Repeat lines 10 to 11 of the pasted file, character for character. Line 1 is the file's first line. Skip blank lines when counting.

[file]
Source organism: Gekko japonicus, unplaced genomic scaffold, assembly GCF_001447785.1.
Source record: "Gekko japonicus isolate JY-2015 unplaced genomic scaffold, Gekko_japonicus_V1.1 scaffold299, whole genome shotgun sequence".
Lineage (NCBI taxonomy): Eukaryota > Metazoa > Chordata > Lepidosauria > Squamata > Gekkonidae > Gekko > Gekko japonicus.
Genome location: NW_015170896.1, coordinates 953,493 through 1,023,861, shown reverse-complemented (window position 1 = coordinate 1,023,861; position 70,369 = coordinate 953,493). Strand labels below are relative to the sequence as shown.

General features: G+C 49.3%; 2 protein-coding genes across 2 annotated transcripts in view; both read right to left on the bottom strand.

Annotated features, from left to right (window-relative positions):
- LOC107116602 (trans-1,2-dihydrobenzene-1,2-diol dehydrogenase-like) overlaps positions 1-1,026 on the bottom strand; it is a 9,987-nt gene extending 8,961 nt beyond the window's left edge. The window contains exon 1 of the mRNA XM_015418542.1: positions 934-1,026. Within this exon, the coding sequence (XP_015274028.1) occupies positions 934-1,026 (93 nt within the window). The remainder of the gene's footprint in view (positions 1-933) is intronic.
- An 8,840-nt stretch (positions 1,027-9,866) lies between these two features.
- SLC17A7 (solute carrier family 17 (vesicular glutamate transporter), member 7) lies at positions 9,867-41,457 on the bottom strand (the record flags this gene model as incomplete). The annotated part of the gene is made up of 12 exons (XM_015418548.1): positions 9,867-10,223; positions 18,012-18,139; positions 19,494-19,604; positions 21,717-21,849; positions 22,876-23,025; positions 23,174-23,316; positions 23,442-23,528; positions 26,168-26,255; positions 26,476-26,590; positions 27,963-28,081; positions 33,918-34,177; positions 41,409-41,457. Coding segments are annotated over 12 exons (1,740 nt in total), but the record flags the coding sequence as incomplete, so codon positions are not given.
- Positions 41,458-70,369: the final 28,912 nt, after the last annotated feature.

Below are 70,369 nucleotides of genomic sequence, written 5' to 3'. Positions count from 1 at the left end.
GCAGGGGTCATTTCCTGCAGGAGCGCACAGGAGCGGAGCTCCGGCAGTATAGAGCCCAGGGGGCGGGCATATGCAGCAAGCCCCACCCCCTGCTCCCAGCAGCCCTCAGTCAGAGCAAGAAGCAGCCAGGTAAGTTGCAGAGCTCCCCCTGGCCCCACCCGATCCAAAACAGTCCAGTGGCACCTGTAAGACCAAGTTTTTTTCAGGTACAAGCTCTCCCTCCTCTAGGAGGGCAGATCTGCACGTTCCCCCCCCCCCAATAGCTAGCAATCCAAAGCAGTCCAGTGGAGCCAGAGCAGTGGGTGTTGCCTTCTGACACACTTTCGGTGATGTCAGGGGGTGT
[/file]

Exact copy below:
- Positions 41,458-70,369: the final 28,912 nt, after the last annotated feature.

Below are 70,369 nucleotides of genomic sequence, written 5' to 3'. Positions count from 1 at the left end.